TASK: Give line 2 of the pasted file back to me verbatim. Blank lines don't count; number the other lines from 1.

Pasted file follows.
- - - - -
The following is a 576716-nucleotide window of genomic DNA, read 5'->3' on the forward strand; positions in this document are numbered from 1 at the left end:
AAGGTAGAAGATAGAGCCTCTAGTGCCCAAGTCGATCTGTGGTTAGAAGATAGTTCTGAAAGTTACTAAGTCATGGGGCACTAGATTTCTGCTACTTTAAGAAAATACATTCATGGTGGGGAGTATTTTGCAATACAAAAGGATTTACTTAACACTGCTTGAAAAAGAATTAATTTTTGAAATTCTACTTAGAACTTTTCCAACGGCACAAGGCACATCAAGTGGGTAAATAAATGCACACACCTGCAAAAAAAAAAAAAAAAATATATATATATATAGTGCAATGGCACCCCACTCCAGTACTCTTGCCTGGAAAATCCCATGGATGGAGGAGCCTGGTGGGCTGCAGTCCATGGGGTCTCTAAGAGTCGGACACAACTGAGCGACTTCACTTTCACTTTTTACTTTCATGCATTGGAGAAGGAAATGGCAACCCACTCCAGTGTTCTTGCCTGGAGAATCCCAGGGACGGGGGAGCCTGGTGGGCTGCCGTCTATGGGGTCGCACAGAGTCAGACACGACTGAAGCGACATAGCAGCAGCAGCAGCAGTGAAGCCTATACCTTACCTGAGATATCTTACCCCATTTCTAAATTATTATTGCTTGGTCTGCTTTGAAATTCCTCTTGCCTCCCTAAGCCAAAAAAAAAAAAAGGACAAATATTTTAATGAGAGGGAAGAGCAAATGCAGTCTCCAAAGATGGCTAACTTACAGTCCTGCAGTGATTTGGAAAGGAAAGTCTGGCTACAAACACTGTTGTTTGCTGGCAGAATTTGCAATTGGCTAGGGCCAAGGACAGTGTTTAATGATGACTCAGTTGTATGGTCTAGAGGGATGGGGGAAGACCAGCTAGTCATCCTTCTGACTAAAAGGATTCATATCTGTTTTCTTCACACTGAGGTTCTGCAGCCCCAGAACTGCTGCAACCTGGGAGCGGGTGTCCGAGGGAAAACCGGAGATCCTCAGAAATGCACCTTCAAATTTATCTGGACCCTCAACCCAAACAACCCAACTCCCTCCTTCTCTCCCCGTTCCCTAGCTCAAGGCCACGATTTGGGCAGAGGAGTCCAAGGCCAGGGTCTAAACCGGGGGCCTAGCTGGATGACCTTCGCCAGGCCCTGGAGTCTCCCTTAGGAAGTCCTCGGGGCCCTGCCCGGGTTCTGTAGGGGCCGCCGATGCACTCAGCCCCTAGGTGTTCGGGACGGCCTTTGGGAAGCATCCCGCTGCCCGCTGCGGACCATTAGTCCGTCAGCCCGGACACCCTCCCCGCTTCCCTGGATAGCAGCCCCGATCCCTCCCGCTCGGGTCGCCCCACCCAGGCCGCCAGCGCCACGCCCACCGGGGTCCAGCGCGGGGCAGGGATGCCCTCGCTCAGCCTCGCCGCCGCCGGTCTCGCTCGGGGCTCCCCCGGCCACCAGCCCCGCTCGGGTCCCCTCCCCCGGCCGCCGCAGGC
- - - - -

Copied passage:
AAGGTAGAAGATAGAGCCTCTAGTGCCCAAGTCGATCTGTGGTTAGAAGATAGTTCTGAAAGTTACTAAGTCATGGGGCACTAGATTTCTGCTACTTTAAGAAAATACATTCATGGTGGGGAGTATTTTGCAATACAAAAGGATTTACTTAACACTGCTTGAAAAAGAATTAATTTTTGAAATTCTACTTAGAACTTTTCCAACGGCACAAGGCACATCAAGTGGGTAAATAAATGCACACACCTGCAAAAAAAAAAAAAAAAATATATATATATATAGTGCAATGGCACCCCACTCCAGTACTCTTGCCTGGAAAATCCCATGGATGGAGGAGCCTGGTGGGCTGCAGTCCATGGGGTCTCTAAGAGTCGGACACAACTGAGCGACTTCACTTTCACTTTTTACTTTCATGCATTGGAGAAGGAAATGGCAACCCACTCCAGTGTTCTTGCCTGGAGAATCCCAGGGACGGGGGAGCCTGGTGGGCTGCCGTCTATGGGGTCGCACAGAGTCAGACACGACTGAAGCGACATAGCAGCAGCAGCAGCAGTGAAGCCTATACCTTACCTGAGATATCTTACCCCATTTCTAAATTATTATTGCTTGGTCTGCTTTGAAATTCCTCTTGCCTCCCTAAGCCAAAAAAAAAAAAAGGACAAATATTTTAATGAGAGGGAAGAGCAAATGCAGTCTCCAAAGATGGCTAACTTACAGTCCTGCAGTGATTTGGAAAGGAAAGTCTGGCTACAAACACTGTTGTTTGCTGGCAGAATTTGCAATTGGCTAGGGCCAAGGACAGTGTTTAATGATGACTCAGTTGTATGGTCTAGAGGGATGGGGGAAGACCAGCTAGTCATCCTTCTGACTAAAAGGATTCATATCTGTTTTCTTCACACTGAGGTTCTGCAGCCCCAGAACTGCTGCAACCTGGGAGCGGGTGTCCGAGGGAAAACCGGAGATCCTCAGAAATGCACCTTCAAATTTATCTGGACCCTCAACCCAAACAACCCAACTCCCTCCTTCTCTCCCCGTTCCCTAGCTCAAGGCCACGATTTGGGCAGAGGAGTCCAAGGCCAGGGTCTAAACCGGGGGCCTAGCTGGATGACCTTCGCCAGGCCCTGGAGTCTCCCTTAGGAAGTCCTCGGGGCCCTGCCCGGGTTCTGTAGGGGCCGCCGATGCACTCAGCCCCTAGGTGTTCGGGACGGCCTTTGGGAAGCATCCCGCTGCCCGCTGCGGACCATTAGTCCGTCAGCCCGGACACCCTCCCCGCTTCCCTGGATAGCAGCCCCGATCCCTCCCGCTCGGGTCGCCCCACCCAGGCCGCCAGCGCCACGCCCACCGGGGTCCAGCGCGGGGCAGGGATGCCCTCGCTCAGCCTCGCCGCCGCCGGTCTCGCTCGGGGCTCCCCCGGCCACCAGCCCCGCTCGGGTCCCCTCCCCCGGCCGCCGCAGGC